Fraud investigations Featured

7:00pm EDT January 31, 2007

Many good articles have been written on how to defend your company from fraud. Unfortunately, many companies find themselves in a position where fraud may have already occurred. This is the time to consult the expertise of a forensic accountant.

“Do your homework before hiring a forensic accountant,” says Timothy D. Gunn, CPA, CFE, and audit manager at Doeren Mayhew. “This will increase your chances of a favorable result when the investigation is complete, and may save you a lot of money.”

Smart Business talked to Gunn about the importance of hiring the right forensic accountant if you suspect fraud may have occurred within your company.

What is a forensic accountant?

In an all too simplistic description, forensic accountants are experienced auditors, accountants, and investigators of legal and financial documents. They are professionals who use a unique blend of education and experience to apply accounting, auditing, and investigative skills to uncover truth and assist in investigations.

Who needs a forensic accountant?

Forensic accounting services are needed by individuals, privately held companies, and large corporations for a broad range of reasons. Services performed may include fraudulent activity investigation, damage calculations for litigation purposes, and financial activity investigation for divorce proceedings, to name a few.

Any fraud investigation should be conducted with the assumption that it will be turned over to the authorities; therefore, it is important to enlist the expertise of a forensic accountant. If the investigation is performed incorrectly, it may jeopardize the end result. When the investigation is performed properly, it will increase your chances of recovering as much of the damages as possible.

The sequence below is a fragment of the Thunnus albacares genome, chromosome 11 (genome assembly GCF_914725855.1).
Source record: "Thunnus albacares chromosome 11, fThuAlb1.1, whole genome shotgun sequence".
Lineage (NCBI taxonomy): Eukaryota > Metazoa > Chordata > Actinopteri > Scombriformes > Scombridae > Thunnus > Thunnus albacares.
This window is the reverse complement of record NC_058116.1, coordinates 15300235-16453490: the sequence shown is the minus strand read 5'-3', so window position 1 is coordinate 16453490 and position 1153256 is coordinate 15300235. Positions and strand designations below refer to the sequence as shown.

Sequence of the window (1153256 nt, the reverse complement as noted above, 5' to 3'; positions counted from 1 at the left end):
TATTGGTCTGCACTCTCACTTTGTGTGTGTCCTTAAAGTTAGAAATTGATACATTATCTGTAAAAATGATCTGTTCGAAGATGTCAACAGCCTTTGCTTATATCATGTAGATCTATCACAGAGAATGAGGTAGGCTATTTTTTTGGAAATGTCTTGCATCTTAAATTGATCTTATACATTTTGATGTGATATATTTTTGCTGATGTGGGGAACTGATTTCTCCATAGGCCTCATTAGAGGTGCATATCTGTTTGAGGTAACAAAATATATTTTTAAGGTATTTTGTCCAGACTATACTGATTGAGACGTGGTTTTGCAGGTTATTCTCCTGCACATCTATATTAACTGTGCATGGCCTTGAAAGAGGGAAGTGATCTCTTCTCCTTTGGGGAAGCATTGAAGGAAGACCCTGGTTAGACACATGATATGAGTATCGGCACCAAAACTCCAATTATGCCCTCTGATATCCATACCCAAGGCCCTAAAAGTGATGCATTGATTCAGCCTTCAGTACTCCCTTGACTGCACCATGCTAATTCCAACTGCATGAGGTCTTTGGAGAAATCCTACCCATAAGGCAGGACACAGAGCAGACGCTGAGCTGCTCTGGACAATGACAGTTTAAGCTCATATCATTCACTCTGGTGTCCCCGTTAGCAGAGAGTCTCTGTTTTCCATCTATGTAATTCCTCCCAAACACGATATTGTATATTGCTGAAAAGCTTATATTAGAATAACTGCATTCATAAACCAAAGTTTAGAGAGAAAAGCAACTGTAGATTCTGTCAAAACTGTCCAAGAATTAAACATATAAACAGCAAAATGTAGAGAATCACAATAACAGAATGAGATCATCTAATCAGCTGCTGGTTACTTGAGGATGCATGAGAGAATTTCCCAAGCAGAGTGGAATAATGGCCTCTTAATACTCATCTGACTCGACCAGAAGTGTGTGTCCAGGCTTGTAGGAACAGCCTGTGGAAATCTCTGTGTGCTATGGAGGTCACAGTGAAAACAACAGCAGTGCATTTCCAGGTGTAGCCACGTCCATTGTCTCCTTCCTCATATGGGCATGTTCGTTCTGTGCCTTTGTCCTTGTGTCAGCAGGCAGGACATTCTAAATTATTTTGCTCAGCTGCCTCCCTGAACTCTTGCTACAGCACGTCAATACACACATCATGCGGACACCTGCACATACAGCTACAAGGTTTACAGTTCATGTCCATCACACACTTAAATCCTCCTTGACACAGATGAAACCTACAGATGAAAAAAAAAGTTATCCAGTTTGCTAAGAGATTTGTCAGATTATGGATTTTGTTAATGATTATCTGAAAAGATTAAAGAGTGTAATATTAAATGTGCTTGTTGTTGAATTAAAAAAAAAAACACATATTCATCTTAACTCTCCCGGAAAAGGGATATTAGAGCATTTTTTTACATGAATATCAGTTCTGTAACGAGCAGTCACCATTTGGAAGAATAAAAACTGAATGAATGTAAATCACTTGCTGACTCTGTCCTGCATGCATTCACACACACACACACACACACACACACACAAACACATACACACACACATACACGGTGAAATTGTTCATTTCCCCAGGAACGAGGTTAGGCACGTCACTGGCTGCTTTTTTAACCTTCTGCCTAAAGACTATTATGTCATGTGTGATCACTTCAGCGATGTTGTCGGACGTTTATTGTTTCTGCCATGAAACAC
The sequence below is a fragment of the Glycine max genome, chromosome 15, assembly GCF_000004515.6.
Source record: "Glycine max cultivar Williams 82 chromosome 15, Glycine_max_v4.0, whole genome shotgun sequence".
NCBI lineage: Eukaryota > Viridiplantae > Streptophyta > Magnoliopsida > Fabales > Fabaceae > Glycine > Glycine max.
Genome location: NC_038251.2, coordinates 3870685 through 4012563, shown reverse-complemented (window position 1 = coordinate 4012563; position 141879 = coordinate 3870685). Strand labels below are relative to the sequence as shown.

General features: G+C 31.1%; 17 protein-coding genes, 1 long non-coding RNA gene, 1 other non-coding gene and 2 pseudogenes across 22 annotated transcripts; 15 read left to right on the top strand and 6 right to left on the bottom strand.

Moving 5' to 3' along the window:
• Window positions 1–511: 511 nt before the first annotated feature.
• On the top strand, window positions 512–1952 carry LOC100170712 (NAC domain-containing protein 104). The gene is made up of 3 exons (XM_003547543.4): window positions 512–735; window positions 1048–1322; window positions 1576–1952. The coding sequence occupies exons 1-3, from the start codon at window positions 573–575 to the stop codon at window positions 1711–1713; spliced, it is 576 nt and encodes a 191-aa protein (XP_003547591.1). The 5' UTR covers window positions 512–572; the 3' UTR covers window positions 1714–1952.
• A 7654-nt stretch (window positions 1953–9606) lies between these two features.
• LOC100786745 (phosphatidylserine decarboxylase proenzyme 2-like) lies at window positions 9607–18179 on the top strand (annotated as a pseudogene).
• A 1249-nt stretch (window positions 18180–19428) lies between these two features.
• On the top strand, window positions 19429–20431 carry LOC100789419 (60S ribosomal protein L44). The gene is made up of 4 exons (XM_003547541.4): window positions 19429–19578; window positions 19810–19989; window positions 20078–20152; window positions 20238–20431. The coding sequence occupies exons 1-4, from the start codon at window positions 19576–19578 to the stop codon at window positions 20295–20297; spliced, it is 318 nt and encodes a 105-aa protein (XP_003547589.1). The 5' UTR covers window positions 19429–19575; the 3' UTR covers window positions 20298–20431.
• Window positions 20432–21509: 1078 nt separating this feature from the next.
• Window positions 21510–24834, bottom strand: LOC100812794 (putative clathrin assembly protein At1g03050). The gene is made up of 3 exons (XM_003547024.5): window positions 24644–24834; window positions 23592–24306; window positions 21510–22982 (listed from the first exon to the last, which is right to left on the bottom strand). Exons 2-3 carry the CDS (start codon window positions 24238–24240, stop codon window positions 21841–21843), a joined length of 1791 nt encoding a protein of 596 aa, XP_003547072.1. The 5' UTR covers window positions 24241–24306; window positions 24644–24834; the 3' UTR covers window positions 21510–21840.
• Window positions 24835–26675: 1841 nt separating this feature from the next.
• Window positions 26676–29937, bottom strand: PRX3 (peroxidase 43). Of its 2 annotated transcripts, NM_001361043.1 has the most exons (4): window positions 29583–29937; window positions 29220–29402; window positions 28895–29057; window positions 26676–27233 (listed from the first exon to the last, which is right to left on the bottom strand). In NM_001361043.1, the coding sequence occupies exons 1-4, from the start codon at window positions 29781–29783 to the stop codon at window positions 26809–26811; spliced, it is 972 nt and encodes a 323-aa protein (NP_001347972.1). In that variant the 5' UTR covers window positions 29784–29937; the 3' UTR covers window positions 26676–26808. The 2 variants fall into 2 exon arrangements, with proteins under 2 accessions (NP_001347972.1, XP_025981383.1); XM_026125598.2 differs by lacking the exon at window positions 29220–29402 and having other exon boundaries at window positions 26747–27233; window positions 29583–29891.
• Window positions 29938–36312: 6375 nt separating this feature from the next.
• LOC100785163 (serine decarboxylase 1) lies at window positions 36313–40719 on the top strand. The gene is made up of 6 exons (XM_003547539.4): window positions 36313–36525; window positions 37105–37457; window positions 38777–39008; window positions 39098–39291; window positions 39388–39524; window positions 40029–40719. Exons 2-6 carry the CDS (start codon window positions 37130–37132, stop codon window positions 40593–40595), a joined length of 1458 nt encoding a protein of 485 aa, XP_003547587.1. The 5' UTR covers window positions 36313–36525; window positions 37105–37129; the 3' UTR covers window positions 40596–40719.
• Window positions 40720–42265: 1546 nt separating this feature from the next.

If the company’s goal is not to prosecute the fraud but to instead just terminate the relationship with the employee, it is equally important to conduct a professional investigation. This will help you defend yourself if the employee decides to claim wrongful dismissal or other types of litigation against the company.

What should be considered when hiring a forensic accountant?

Although most forensic accountants are CPAs, certification is not required. An additional credential in a forensic accountant is Certified Fraud Examiner (CFE), which is issued by the Association of Certified Fraud Examiners (ACFE). Applicants must pass a rigorous examination process and must also complete continuing education yearly. CFEs, as defined by the ACFE, are ‘anti-fraud experts who have demonstrated knowledge in four critical areas: fraudulent financial transactions, forensic investigations, legal elements of fraud, and criminology and ethics.’

When interviewing a forensic accountant, it is important to consider the individual’s experience in accounting and auditing engagements. Since it is assumed that the investigation will end up in court and you have only one chance to present your case, it is also important to consider whether that individual will make a good witness in court. In short, set the same standards you use for other professional services such as a doctor or an attorney.

What should be included in binding agreements?

Once you have identified the right person, including verifying their credentials and checking their references, two agreements should be signed before any further work is performed.

The first is a confidentiality agreement. This agreement will assure that all information your company makes available to the forensic accountant remains private.

The second agreement is an engagement letter. By having a formal agreement in writing, there will be no questions as to what services will be performed, what report will be given at the conclusion of the engagement (whether oral or written), and what the fee is expected to be. Keep in mind that the engagement letter can be amended as the engagement progresses, depending on the findings of the forensic accountant during the engagement.

Whether the investigation is meant to collect information to substantiate the termination and/or prosecution of a company employee or to determine damages for a lawsuit, you only have one opportunity to present your case. Make sure you take the time to find the right forensic accountant.

TIMOTHY D. GUNN is a CPA, CFE, and audit manager at Doeren Mayhew, a regional accounting firm in Troy, Michigan. Doeren Mayhew provides a wide range of professional services to middle-market companies. Contact Gunn at tgunn@doeren.com or (248) 244-3257.